Pathologists are specialist doctors that work to assess, diagnose and treat various human diseases. There are several types of pathology, from blood focused (haematology) to tissue focused (histopathology) and several more.
What is a pathologist?
Pathologists combine laboratory expertise with patient care to clinically assess patient’s tissues and cells. By doing so, they can determine any potential diseases, as well as the progression of a disease. There are various forms of pathology, some requiring more laboratory work and less patient facing work than others. Your main role will be overseeing a medical laboratory connected to a hospital, and its associated staff. You will delegate and carry out your own tests, check in on the tests being run and manage overall workloads of junior staff.
Different forms of pathologist jobs include:
- Microbiology and virology: assessing and treating infections and viruses, playing a major part of infection control.
- Histopathology: examining organ and tissue cells for disease.
- Forensic pathology (a subset of histopathology): determining cause of death, usually under suspicious circumstances.
- Haematology: assessing blood and bone marrow cells for disease.
- Chemical pathology: using biochemical tests to assess for biochemical markers that are indicative of disease.
Your responsibilities as a pathologist span across patient care and the overall running of a hospital laboratory. The ratio between patient care and lab work will depend on your personal speciality.
You will begin your training as a pathologist in medical school with a medical degree.
Common duties in the role overall include:
- Meeting patients and taking a diagnostic history to work out which samples or tests need to be carried out to gather further information on their conditions.
- Managing biological scientists and laboratory technicians as they assess various clinically requested tests.
- Running outpatient clinics for your area of speciality, meeting patients and signposting them to the right test runs.
- Giving advice and guidance to other medical colleagues on your choices of test and why this will be beneficial to the patient.
- Working within a wider multidisciplinary team of specialists within your area.
- Providing a diagnosis to patients following on from the pathology lab work you and your team have conducted.
- Overseeing the running of a medical laboratory, such as staffing levels, workloading and further training requirements.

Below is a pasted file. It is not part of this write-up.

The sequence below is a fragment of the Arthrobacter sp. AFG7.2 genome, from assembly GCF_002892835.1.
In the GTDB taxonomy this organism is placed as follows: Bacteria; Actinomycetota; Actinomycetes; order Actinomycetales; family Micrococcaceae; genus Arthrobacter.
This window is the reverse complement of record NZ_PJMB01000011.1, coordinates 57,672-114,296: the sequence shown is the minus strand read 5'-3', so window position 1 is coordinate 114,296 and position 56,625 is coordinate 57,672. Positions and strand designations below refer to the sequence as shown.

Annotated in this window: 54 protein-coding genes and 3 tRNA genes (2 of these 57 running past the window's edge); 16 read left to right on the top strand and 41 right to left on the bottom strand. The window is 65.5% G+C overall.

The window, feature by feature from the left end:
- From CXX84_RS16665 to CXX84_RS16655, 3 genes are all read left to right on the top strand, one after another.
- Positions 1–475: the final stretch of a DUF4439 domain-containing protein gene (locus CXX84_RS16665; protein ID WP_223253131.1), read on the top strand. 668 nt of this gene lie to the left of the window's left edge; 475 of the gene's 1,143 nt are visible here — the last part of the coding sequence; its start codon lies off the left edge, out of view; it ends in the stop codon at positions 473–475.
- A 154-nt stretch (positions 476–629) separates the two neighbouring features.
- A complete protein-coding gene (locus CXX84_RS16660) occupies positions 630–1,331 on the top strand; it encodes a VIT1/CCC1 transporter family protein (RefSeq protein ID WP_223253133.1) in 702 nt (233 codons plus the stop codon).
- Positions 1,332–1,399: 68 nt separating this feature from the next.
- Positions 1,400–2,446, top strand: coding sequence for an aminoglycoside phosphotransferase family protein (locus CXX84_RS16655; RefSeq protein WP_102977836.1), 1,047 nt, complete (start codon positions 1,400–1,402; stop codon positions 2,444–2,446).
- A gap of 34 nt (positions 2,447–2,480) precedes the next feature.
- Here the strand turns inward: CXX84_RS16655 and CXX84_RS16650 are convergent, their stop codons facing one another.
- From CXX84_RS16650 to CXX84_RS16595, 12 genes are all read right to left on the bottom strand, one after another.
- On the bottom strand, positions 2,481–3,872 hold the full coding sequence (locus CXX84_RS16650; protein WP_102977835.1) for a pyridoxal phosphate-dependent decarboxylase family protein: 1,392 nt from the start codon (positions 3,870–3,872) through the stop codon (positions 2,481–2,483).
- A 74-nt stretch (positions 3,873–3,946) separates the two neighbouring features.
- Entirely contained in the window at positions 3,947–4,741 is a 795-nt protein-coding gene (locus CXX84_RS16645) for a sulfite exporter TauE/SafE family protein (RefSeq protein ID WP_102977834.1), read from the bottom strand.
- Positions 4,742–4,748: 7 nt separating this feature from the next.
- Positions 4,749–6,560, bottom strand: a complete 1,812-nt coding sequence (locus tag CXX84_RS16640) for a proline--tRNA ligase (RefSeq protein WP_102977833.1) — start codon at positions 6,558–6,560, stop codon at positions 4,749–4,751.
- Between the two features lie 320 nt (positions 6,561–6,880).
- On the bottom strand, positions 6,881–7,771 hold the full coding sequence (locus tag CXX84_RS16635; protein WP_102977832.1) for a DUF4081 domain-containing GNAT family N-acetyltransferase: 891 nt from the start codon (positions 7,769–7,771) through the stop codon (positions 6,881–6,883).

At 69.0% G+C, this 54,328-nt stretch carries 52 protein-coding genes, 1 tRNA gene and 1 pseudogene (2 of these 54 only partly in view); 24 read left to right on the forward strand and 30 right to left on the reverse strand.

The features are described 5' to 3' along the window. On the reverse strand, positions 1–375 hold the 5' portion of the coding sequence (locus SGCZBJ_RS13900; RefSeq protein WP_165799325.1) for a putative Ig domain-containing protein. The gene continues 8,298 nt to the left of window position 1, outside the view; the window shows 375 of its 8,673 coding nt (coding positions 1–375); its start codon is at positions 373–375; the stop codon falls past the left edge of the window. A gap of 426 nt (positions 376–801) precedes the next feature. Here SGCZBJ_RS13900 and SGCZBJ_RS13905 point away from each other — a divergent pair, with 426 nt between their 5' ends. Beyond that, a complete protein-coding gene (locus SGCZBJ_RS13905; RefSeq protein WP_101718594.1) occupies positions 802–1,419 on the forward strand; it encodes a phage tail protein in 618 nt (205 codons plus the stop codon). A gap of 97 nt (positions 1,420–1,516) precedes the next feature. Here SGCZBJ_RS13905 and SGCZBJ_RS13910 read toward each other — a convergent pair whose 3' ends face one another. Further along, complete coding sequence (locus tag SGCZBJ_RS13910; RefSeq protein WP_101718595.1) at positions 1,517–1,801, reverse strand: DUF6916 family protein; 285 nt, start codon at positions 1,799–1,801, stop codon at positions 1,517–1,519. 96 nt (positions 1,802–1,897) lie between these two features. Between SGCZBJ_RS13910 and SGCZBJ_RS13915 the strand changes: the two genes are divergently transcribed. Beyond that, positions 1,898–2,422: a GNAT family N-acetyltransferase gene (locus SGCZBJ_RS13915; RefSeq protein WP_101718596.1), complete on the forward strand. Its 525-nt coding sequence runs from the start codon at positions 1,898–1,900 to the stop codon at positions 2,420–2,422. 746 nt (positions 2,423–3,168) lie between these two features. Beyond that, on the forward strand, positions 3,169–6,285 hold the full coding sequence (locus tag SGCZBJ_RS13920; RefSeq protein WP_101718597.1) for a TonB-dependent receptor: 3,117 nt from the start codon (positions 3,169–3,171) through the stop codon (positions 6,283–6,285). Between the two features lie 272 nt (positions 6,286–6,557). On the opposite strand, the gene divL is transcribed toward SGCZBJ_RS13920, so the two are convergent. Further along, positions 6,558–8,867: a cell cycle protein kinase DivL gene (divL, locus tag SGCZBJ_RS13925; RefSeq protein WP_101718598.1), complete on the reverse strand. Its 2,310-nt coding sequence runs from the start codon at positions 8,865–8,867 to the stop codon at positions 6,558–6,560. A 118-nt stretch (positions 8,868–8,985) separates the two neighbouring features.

- Undertaking research in your specialist field to further contribute to the discipline.
- Training up medical students during their foundation years of medicine.
A pathologist salary is set by the NHS Agenda for Change pay scale. Your starting salary will be during your foundation years as a doctor, after your training in medical school. This will be £29,384 - £34,012.
On completion of your foundation training (two years), you will be eligible to apply for a pathology specialism. Your initial salary during specialist training will be £40,257 - £53,398. Once you complete your training and reach consultant level, you should expect to earn £88,364 - £119,113 per year.
You will begin your training as a pathologist in medical school with a medical degree. Medical schools are attached to universities. A medical degree usually lasts at least 5 years, and requires a minimum of 3 A levels at grades A and A*, including chemistry. Some medical schools will also require A levels in all or some of the following subjects: biology, physics or maths. Some medical schools will also require you to sit entrance exams such as the University Clinical Aptitude Test (UCAT) or the BioMedical Admissions Test (BMAT).
If you already hold an undergraduate degree, you may also be eligible to apply for graduate entry to medicine, a condensed four year course. You will need the same A Level grades in order to enter.
Training and development
Your training towards becoming a pathologist is clearly set out with the NHS. Once you complete your medical degree, you will start your foundation training. This covers two years as a junior doctor, where you will have at least six placements across different areas of medicine. On completion of your first year of foundation training you will need to register with the General Medical Council (GMC). This is so that you can operate as a fully practising doctor.
Medical degrees usually require applicants to have evidence of time spent in a patient focused setting before applying.